- Bruce Chia, monkey coder
He’s a co-founder of Ludochip with a steam released game called Cubetractor. In fact, this game is a winner in IGF China 2012. He’s a nice guy I firstly met in Network Game Asia 2013 hosted in Singapore back in May.
We’ve talked and decided that he will fill the gap in our game ie. UI, sound support, routing things together while leaving me to do things on the game logic as he might not be around for a day. So this makes sense.
- Jeremy Goh and Guo Yuan, sfx/music - all around about sound!
They are good folks I met in the same way I met Bruce above. They’re co-founder of IMBA Interactive which is based in Singapore. They did so many projects that involves sound and creative design in sound system, and involved with Singapore-based community a lot. Several project that they have contributed to went to well-known recognition ie. IGF. It’s good to have them to top up our game soundtracks, who knows it could be more! Their latest game they involved contributing sound is Once Upon Light.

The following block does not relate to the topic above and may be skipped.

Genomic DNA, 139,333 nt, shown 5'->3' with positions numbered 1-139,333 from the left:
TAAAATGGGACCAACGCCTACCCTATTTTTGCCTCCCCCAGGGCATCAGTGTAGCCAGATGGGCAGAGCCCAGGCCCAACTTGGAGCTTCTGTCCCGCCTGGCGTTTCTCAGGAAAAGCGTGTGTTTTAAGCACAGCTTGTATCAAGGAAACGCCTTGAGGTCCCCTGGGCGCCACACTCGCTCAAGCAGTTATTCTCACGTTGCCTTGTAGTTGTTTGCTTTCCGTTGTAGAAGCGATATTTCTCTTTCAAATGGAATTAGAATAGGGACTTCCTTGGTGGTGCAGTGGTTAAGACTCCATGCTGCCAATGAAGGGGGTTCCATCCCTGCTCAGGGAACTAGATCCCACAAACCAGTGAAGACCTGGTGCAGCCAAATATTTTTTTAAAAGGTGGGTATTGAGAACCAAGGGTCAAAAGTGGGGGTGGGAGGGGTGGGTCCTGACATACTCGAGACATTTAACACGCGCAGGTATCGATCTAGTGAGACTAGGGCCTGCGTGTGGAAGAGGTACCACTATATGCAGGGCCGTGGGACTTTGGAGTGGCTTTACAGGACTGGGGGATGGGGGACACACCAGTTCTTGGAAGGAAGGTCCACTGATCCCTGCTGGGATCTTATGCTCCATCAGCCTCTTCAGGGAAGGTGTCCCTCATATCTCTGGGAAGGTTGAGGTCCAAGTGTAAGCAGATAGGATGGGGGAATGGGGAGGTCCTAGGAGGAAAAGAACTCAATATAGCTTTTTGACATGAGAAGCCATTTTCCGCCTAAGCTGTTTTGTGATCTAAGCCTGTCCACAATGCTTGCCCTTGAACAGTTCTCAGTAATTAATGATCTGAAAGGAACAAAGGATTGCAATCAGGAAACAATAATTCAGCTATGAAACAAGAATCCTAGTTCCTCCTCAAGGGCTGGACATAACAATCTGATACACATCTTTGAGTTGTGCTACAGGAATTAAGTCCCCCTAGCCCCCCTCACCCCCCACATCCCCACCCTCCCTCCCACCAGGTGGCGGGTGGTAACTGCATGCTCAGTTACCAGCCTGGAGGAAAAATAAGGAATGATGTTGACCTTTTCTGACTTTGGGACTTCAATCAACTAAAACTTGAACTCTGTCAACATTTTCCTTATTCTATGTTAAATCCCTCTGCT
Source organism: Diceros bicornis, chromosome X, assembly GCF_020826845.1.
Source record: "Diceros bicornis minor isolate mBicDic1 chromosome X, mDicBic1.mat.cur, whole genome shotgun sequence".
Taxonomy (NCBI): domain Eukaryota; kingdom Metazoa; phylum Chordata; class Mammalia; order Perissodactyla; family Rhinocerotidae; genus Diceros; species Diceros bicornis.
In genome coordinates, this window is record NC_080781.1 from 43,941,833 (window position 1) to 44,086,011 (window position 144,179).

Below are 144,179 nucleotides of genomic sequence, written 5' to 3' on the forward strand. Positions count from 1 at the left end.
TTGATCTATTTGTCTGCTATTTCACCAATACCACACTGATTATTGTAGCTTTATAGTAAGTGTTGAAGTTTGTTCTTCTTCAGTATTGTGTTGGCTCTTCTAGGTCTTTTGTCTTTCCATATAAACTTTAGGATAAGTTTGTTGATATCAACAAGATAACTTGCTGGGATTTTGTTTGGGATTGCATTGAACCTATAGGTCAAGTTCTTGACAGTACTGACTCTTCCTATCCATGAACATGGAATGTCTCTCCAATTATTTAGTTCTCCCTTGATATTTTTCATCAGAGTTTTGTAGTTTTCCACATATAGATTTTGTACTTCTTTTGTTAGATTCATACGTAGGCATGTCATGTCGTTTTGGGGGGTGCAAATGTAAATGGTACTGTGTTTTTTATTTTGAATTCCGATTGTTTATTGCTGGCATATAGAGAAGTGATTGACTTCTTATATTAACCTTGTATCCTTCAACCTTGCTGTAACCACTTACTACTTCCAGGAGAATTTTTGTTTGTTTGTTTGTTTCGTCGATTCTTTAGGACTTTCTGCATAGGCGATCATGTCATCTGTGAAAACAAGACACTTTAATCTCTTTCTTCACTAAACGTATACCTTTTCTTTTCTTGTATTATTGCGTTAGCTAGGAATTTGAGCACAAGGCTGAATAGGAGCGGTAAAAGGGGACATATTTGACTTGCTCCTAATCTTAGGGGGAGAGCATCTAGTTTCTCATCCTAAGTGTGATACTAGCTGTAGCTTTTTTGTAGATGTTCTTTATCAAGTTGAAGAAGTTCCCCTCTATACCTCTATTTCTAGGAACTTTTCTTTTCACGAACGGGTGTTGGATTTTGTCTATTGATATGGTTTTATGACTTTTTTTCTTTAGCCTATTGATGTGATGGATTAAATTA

- Me - main monkey coder and facilitator
You know me.
It turned out at the end that colleagues in no.4 cannot make it to really participate as they had tight schedule already. So it’s 4 of us.
To be said, Suebphatt is a hybrid guy who can do multiple or mostly anything. It can range from art stuff, music / sfx, to coding. So every time we collaborated, I took care of coding and let art stuff or (if needed) other minor coding things for him. Anyway, for this time, a hidden agenda deep inside my head was that we will be using Unity to make game.